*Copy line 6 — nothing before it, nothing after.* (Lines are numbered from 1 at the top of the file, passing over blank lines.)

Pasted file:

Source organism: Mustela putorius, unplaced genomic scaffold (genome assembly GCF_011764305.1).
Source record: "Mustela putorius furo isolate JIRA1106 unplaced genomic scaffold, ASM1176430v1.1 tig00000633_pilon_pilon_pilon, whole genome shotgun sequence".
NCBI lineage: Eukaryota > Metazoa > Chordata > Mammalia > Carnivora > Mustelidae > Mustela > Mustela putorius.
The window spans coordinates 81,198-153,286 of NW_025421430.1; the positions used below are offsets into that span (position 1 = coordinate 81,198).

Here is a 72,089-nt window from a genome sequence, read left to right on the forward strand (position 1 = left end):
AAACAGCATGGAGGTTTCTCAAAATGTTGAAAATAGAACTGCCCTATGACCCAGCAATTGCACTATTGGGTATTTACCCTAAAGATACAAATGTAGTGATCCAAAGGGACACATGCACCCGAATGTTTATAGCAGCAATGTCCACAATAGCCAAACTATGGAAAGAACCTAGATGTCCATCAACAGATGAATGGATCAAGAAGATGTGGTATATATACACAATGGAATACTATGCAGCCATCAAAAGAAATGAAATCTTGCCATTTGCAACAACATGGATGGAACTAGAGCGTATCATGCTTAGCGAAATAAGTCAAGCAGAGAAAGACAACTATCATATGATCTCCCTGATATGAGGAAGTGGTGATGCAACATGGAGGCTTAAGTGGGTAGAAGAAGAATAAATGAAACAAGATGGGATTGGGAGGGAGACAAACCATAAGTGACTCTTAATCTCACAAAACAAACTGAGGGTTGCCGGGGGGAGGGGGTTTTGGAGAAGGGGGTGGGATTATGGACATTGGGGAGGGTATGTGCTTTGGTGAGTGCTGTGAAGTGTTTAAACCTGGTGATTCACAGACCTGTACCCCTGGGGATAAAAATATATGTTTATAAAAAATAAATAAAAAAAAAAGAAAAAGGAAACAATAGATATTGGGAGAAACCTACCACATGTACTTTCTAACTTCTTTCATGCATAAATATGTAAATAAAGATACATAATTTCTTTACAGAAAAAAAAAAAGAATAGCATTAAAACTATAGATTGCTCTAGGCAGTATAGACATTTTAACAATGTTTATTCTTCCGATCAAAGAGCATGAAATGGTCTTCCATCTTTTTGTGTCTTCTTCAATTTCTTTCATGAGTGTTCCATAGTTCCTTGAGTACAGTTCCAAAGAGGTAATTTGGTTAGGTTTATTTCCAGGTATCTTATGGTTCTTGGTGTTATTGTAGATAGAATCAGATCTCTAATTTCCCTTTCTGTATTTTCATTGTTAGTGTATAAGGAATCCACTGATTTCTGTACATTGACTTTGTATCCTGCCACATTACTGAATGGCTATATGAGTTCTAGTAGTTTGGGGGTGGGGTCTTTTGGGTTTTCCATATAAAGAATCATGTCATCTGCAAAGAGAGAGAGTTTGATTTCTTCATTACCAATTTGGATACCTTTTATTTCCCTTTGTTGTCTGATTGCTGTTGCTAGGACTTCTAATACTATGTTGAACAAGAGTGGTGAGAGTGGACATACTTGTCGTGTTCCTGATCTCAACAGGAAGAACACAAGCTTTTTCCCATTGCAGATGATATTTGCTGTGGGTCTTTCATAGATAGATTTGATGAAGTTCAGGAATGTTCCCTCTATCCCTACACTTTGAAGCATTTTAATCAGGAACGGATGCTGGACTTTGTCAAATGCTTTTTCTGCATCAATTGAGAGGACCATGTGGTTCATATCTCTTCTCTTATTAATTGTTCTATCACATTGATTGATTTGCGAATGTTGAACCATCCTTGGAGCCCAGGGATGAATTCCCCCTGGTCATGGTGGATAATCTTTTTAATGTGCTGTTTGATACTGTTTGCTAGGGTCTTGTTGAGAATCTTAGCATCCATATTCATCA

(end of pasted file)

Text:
AAACAGCATGGAGGTTTCTCAAAATGTTGAAAATAGAACTGCCCTATGACCCAGCAATTGCACTATTGGGTATTTACCCTAAAGATACAAATGTAGTGATCCAAAGGGACACATGCACCCGAATGTTTATAGCAGCAATGTCCACAATAGCCAAACTATGGAAAGAACCTAGATGTCCATCAACAGATGAATGGATCAAGAAGATGTGGTATATATACACAATGGAATACTATGCAGCCATCAAAAGAAATGAAATCTTGCCATTTGCAACAACATGGATGGAACTAGAGCGTATCATGCTTAGCGAAATAAGTCAAGCAGAGAAAGACAACTATCATATGATCTCCCTGATATGAGGAAGTGGTGATGCAACATGGAGGCTTAAGTGGGTAGAAGAAGAATAAATGAAACAAGATGGGATTGGGAGGGAGACAAACCATAAGTGACTCTTAATCTCACAAAACAAACTGAGGGTTGCCGGGGGGAGGGGGTTTTGGAGAAGGGGGTGGGATTATGGACATTGGGGAGGGTATGTGCTTTGGTGAGTGCTGTGAAGTGTTTAAACCTGGTGATTCACAGACCTGTACCCCTGGGGATAAAAATATATGTTTATAAAAAATAAATAAAAAAAAAAGAAAAAGGAAACAATAGATATTGGGAGAAACCTACCACATGTACTTTCTAACTTCTTTCATGCATAAATATGTAAATAAAGATACATAATTTCTTTACAGAAAAAAAAAAAGAATAGCATTAAAACTATAGATTGCTCTAGGCAGTATAGACATTTTAACAATGTTTATTCTTCCGATCAAAGAGCATGAAATGGTCTTCCATCTTTTTGTGTCTTCTTCAATTTCTTTCATGAGTGTTCCATAGTTCCTTGAGTACAGTTCCAAAGAGGTAATTTGGTTAGGTTTATTTCCAGGTATCTTATGGTTCTTGGTGTTATTGTAGATAGAATCAGATCTCTAATTTCCCTTTCTGTATTTTCATTGTTAGTGTATAAGGAATCCACTGATTTCTGTACATTGACTTTGTATCCTGCCACATTACTGAATGGCTATATGAGTTCTAGTAGTTTGGGGGTGGGGTCTTTTGGGTTTTCCATATAAAGAATCATGTCATCTGCAAAGAGAGAGAGTTTGATTTCTTCATTACCAATTTGGATACCTTTTATTTCCCTTTGTTGTCTGATTGCTGTTGCTAGGACTTCTAATACTATGTTGAACAAGAGTGGTGAGAGTGGACATACTTGTCGTGTTCCTGATCTCAACAGGAAGAACACAAGCTTTTTCCCATTGCAGATGATATTTGCTGTGGGTCTTTCATAGATAGATTTGATGAAGTTCAGGAATGTTCCCTCTATCCCTACACTTTGAAGCATTTTAATCAGGAACGGATGCTGGACTTTGTCAAATGCTTTTTCTGCATCAATTGAGAGGACCATGTGGTTCATATCTCTTCTCTTATTAATTGTTCTATCACATTGATTGATTTGCGAATGTTGAACCATCCTTGGAGCCCAGGGATGAATTCCCCCTGGTCATGGTGGATAATCTTTTTAATGTGCTGTTTGATACTGTTTGCTAGGGTCTTGTTGAGAATCTTAGCATCCATATTCATCA